Historically, the nitroblue tetrazolium (NBT) test has been the recognized diagnostic test for chronic granulomatous disease (CGD). Relying on light microscopy, the NBT test provides only a qualitative determination of phagocyte nicotinamide adenine dinucleotide phosphate (NADPH) oxidase activity.

The dihydrorhodamine (DHR) test produces fewer false-negative results than the NBT test and is known for its1,2:


Relative ease of use


Ability to distinguish between X-linked (gp91phox) and autosomal
recessive forms of CGD


Ability to detect carrier status


High sensitivity that can detect low levels of NADPH activity


Ability to quantitatively assess residual superoxide production

If you suspect CGD,
get a DHR Collection Kit at no cost to
confirm a diagnosis

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Examples of pre- and post-
activation DHR histograms

What to look for when reading DHR histograms

These values are representations of possible DHR outcomes. Because of heterogeneity in disease severity and genotype, outcomes will vary. Lab results typically include percentage (%) of residual oxidative burst values.

Abbreviations: MFI, mean fluorescence intensity; PMA, phorbol myristate acetate.

*PMA is an activator used to stimulate neutrophil NADPH oxidase activity.

Usually a female with a healthy and a mutated allele for gp91phox

Adapted from Leiding JW, et al (2013)3 and Jirapongsananuruk O, et al (2003).4

Benefits of family testing

CGD is an inherited disorder, and families of patients with CGD may benefit from DHR testing. Testing can help identify carriers who may benefit from genetic counseling prior to starting a family. While CGD carriers are usually not affected, they can exhibit CGD-like symptoms such as5-7:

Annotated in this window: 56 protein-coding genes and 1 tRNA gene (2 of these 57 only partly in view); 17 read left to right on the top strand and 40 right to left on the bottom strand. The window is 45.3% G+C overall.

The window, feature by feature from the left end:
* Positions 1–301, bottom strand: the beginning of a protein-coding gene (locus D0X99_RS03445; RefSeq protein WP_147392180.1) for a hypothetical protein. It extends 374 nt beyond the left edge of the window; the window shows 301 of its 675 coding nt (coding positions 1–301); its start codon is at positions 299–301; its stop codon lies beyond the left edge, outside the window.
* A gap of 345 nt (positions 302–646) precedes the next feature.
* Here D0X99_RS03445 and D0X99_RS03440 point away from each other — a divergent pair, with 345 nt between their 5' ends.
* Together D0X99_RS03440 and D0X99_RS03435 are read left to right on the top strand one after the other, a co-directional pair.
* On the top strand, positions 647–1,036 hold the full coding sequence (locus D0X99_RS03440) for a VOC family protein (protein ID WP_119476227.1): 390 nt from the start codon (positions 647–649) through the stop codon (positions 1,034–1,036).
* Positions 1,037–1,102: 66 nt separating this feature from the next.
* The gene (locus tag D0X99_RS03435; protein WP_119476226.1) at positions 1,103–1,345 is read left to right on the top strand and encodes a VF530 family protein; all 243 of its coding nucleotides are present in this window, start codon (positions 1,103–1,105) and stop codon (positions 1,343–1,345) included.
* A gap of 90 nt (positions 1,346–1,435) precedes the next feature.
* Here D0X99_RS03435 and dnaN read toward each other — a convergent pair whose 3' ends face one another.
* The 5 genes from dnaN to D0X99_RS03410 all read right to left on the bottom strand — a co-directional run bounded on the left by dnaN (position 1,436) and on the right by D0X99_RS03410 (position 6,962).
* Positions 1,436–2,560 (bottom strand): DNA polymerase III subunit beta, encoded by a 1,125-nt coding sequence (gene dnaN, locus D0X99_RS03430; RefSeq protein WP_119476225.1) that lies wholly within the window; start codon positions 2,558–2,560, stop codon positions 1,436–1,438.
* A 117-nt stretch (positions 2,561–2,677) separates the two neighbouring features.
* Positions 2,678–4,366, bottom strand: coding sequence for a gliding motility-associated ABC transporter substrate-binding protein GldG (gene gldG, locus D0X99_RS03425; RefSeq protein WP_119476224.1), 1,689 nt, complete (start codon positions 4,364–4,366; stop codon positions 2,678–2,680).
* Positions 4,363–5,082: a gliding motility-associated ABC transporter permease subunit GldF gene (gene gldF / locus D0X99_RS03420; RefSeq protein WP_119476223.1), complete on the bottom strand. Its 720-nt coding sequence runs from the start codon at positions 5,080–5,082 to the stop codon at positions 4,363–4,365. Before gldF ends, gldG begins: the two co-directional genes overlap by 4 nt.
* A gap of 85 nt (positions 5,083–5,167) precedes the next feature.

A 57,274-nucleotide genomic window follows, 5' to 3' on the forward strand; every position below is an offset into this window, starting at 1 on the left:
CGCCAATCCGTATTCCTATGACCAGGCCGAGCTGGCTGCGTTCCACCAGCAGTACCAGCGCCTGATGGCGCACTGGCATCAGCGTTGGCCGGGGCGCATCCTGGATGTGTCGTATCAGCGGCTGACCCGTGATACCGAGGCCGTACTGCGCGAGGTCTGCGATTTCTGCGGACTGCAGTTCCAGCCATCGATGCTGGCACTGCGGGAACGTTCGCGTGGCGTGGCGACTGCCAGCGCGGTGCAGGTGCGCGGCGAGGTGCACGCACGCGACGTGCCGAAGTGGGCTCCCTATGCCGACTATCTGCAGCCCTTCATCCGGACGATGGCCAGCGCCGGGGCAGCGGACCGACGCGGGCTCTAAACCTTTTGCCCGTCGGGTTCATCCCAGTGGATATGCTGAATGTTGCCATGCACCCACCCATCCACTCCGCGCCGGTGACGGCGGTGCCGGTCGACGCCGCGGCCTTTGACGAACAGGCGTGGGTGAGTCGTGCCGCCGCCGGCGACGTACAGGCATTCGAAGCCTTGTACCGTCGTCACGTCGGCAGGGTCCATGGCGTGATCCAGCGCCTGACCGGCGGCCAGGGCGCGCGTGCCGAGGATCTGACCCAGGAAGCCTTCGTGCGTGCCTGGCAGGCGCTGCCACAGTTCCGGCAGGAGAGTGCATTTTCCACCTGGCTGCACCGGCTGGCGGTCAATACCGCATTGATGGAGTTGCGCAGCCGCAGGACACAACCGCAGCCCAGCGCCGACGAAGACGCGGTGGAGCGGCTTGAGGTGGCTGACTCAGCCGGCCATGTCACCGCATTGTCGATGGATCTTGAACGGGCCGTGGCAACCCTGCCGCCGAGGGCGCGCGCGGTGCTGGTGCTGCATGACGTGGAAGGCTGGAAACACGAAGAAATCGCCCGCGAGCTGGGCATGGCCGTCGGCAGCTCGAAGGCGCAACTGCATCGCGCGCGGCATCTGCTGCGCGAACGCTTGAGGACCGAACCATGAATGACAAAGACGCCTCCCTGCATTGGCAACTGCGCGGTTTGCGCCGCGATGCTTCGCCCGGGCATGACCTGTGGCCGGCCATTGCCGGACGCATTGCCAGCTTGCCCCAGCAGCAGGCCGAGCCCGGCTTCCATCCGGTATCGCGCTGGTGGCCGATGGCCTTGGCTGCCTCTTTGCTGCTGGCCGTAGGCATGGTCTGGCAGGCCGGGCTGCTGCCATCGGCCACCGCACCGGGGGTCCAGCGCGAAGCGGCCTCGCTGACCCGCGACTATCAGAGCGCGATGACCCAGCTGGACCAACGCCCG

• Dermatitis
  • Stomatitis
  • Discoid lupus-like disease
  • Photosensitive rashes

See how to use the DHR
Collection Kit

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If you suspect CGD,
the DHR Collection Kit is being
offered at no cost

Request a Kit

1. Kuhns DB, Alvord WG, Heller T, et al. Residual NADPH oxidase and survival in chronic granulomatous disease. N Engl J Med. 2010;363(27):2600-2610. 2. Leiding JW, Holland SM. Chronic granulomatous disease. In: Pagon RA, Adam MP, Ardinger HH, et al, eds. GeneReviews®. Seattle, WA: University of Washington, Seattle; 1993-2018. 3. Leiding JW, Malech HL, Holland SM. Chronic granulomatous disease. Clinical Focus on Primary Immunodeficiencies. 2013;15:1-9. 4. Jirapongsananuruk O, Malech HL, Kuhns DB, et al. Diagnostic paradigm for evaluation of male patients with chronic granulomatous disease, based on the dihydrorhodamine 123 assay. J Allergy Clin Immunol. 2003;111(2):374-379. 5. Holland SM. Chronic granulomatous disease. Hematol Oncol Clin North Am. 2013;27(1):89-99. 6. Magnani A, Brosselin P, Beauté J, et al. Inflammatory manifestations in a single-center cohort of patients with chronic granulomatous disease. J Allergy Clin Immunol. 2014;134(3):655-662. 7. Song E, Jaishankar GB, Saleh H, Jithpratuck W, Sahni R, Krishnaswamy G. Chronic granulomatous disease: a review of the infectious and inflammatory complications. Clin Mol Allergy. 2011;9(1):10.